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'It's Heartbreaking': Worcester Nursing Home Residents Moved To Make Way For COVID-19 Patients

A worker at a nursing home sanitizes a handrail. (David Goldman/AP)
A worker at a nursing home sanitizes a handrail. (David Goldman/AP)

Residents of a nursing facility in Worcester are being moved out to make room for patients who require ongoing treatment for COVID-19, the disease caused by the coronavirus.

The Beaumont Rehabilitation and Skilled Nursing Center in Worcester is the first of what will be multiple nursing homes converted for ongoing coronavirus care. It's part of an effort by the Massachusetts Department of Health to create additional capacity at hospitals that are responding to incoming cases of COVID-19.

"We understand this is not an easy thing to ask residents, families and nursing facilities to do," state Health and Human Services Secretary Marylou Sudders wrote in a letter announcing the effort. "But it is necessary for the health and safety of the current residents and to ensure COVID-19 patients are receiving care in appropriate medical settings and that hospitals can [sustainably] handle the anticipated surge of care demands caused by the outbreak."

Without designated coronavirus care sites, hospitals would have to discharge COVID-19 patients to any skilled nursing facility with open capacity, which could put the rest of the healthy residents at risk, a DPH spokesperson said.

DPH did not answer WBUR's questions about how many nursing homes, or which ones, it was hoping to convert into designated COVID-19 sites.

Over the next few days, Beaumont residents will be moved to Beaumont's sister-facilities in Worcester. The state has yet to announce what other facilities might be converted into COVID-only wards.

In a video posted on Facebook on Friday, Matt Salmon, the CEO of Salmon Health and Retirement, which owns Beaumont, apologized for the stress the move would place on residents and families.

Salmon said the state came to the company with the proposal.

"I feel it's in our best interest to protect all of our residents by evacuating Beaumont at Worcester, creating a COVID-specific building that UMass Medical and St. Vincent's Hospital can discharge COVID-positive patients to ... without increasing the risk of infections among our seniors," he said.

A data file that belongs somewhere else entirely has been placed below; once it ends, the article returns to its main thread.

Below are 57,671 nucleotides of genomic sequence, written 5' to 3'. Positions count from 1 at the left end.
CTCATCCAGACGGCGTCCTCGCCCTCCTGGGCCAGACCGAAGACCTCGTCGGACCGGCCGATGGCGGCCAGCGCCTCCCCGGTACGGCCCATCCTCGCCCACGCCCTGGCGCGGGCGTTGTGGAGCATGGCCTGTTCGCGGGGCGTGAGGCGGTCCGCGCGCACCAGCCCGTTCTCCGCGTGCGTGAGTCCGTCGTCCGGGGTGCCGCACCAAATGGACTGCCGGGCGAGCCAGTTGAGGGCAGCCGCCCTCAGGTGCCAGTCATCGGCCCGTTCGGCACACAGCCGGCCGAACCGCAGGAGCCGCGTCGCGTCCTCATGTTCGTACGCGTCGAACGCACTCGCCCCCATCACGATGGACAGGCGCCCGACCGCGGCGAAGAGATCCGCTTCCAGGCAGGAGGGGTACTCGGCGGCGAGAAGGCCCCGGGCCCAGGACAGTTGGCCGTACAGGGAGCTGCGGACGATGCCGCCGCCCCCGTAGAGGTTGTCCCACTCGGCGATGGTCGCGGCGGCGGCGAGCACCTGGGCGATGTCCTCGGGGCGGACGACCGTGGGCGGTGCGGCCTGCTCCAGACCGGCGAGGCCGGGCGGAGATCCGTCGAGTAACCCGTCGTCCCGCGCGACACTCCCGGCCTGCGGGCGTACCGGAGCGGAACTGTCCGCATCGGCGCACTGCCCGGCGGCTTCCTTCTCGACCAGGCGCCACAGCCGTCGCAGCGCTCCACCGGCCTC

"My worst fear is having mass outbreaks in nursing homes across the state because we are required or need to take COVID-positive residents," he continued.

The announcement came as a shock to some family members of Beaumont residents, who said they were worried about their loved ones.

Janice Bouchard said she found out her mother would have to move only through Salmon's Facebook post.

"The lack of communication regarding this decision was horrible," she said.

"After two days of stress over the fact that my 93-year old mother, a resident with dementia, is going to be moved on Tuesday, I have decided to just accept the inevitable and focus my energy on my mom and the hope that this transition will not take a big toll on her health and well-being," Bouchard said.

Melinda Cox's 73-year-old mother, who suffers from dementia, will also be relocated as part of the plan. Cox said she's worried about how her mother will handle the sudden move to an unfamiliar location.

"If you've ever head to look for a nursing home facility for a loved one ... it's a very personal journey," Cox said.

Adding to the strain for Cox and many families is the fact that nursing homes and other senior living residences have restricted visits in order to reduce the risk of virus transmissions.

"It's heartbreaking that we can't be there for her, and to have more input into where she goes, and even why she's moving to begin with," Cox said.

The move comes during a time when nursing homes across the state are struggling to maintain financial footing. Last week, Tara Gregorio, president of the Massachusetts Senior Care Association, estimated that efforts to mitigate the spread of the coronavirus would cost Massachusetts nursing homes at least $287 million.

Gregorio blamed "skyrocketing" overtime pay, the increased use of contract workers to fill vacant shifts, and the increased need for personal protective equipment such as masks, gowns, gloves, face shields, thermometer covers, and alcohol-based sanitizer.

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Adrian Ma Twitter Reporter
Adrian Ma is a reporter for WBUR's Bostonomix team.

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